What they say
Updated: 2011-07-22 08:02
In the winter of 2002, she decided to concentrate on the writing of We Three, to fulfill the wishes of her daughter. She wrote with pain in her heart and tears in her eyes. The three of them are different in character, but their integrity, wisdom and understanding of life and death are inspiring and thought-provoking.
Wu Xuezhao, Yang's only authorized biographer
Baptism deals with the mixture of hope and fear that Chinese intellectuals suffered during the first political campaign of New China. Using her patent style of irony and wit, Yang describes a time that baffled many men and women trying to find a place in a new social order. Even when political fervor and human cruelty is being observed, Yang Jiang never loses her sense of humor and compassion.
David Der-wei Wang, professor of Chinese literature, Harvard University
Six Chapters from My Life "Downunder" faithfully expresses the ethos of an older generation of Chinese intellectuals, very different from their often openly disillusioned children. From the suicide of a son-in-law to the enduring love of an old couple in unbelievably trying circumstances, Yang Jiang's memoir is marked by the dignity, absence of recrimination, deep love of country and fatalism typical of her generation.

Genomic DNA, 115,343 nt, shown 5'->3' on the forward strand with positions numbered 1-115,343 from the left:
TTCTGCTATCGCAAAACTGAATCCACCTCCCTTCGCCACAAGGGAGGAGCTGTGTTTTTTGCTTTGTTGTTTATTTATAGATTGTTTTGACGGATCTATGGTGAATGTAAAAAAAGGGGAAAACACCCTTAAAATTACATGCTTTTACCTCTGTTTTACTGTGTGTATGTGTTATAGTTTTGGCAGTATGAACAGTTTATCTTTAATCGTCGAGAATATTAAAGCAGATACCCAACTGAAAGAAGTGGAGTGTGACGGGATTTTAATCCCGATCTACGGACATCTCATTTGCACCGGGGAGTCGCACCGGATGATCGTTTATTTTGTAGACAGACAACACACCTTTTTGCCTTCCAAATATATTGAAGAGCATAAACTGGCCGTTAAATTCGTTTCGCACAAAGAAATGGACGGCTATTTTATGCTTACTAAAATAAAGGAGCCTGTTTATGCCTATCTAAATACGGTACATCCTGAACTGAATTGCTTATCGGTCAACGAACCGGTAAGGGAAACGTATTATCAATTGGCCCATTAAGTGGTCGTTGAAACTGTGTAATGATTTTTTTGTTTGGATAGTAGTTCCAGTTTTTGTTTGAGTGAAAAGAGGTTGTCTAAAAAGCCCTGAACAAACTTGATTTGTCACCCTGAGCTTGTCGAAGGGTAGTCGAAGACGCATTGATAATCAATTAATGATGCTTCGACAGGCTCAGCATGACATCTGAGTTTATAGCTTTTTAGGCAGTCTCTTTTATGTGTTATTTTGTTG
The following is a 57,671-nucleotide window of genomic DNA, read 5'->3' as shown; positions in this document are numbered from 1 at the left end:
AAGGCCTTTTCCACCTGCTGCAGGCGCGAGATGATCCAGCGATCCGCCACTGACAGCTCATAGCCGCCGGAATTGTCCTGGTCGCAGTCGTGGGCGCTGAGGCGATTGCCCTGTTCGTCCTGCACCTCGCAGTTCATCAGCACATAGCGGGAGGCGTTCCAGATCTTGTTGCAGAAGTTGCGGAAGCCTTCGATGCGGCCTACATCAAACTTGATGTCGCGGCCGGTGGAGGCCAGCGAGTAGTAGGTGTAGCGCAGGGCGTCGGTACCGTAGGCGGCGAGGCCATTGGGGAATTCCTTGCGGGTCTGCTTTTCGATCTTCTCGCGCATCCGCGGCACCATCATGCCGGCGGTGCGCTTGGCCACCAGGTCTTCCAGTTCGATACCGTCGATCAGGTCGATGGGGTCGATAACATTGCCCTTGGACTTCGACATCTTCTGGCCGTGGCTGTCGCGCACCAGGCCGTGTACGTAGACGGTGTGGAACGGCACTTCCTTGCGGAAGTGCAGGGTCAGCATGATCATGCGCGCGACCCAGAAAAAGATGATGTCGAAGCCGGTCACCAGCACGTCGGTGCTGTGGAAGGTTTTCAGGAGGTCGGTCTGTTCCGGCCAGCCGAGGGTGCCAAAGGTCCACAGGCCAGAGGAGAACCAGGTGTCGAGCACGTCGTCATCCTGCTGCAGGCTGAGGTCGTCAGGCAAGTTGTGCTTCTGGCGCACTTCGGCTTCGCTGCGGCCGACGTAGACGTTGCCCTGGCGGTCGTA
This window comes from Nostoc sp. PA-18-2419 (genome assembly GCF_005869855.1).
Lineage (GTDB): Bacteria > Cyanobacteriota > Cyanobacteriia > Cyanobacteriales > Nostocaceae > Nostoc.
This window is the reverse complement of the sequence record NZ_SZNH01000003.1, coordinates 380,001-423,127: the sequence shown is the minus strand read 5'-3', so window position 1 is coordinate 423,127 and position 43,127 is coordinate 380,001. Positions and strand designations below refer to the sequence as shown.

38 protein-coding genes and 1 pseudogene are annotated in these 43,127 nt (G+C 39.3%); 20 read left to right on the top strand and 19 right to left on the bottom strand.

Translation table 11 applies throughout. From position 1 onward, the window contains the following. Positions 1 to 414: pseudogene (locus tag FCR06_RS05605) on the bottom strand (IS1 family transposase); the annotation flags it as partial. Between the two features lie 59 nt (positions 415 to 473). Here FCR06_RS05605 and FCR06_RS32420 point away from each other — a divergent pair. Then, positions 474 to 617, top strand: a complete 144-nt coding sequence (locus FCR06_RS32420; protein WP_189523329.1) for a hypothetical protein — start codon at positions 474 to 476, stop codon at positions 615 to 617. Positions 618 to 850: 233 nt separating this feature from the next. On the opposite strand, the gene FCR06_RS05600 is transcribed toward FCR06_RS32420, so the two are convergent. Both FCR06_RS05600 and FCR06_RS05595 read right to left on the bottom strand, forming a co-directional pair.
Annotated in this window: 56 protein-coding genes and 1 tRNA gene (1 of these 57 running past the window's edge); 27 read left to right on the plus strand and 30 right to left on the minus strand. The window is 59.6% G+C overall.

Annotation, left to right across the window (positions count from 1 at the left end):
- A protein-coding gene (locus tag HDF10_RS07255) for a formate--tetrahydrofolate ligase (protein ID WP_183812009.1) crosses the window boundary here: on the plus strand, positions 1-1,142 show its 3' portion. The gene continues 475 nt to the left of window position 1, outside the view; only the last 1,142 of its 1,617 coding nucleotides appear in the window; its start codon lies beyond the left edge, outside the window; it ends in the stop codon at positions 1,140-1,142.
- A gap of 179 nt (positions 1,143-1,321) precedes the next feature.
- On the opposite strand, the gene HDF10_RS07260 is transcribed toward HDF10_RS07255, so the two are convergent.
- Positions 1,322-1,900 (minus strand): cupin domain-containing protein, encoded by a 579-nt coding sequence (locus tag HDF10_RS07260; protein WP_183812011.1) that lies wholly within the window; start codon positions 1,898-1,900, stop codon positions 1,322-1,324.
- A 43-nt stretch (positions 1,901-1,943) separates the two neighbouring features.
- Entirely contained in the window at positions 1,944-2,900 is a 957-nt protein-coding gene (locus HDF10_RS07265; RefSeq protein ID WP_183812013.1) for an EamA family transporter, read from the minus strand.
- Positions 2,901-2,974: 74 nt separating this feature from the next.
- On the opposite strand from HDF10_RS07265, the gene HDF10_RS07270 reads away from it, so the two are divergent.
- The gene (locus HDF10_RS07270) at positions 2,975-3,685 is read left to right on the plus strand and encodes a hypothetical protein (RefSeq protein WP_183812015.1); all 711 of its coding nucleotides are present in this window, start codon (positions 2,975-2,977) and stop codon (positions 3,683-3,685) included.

Judith Shapiro, American writer
Her translation of Don Quixote is one of my favorite novels. I was surprised that, smart as she is, she set out to translate a novel full of silliness and absurdities. I think she has a pristine and innocent heart in disguise. I worship Qian Zhongshu, but I like Yang Jiang.
Fang Xiangdong, writer
(China Daily 07/22/2011 page19)
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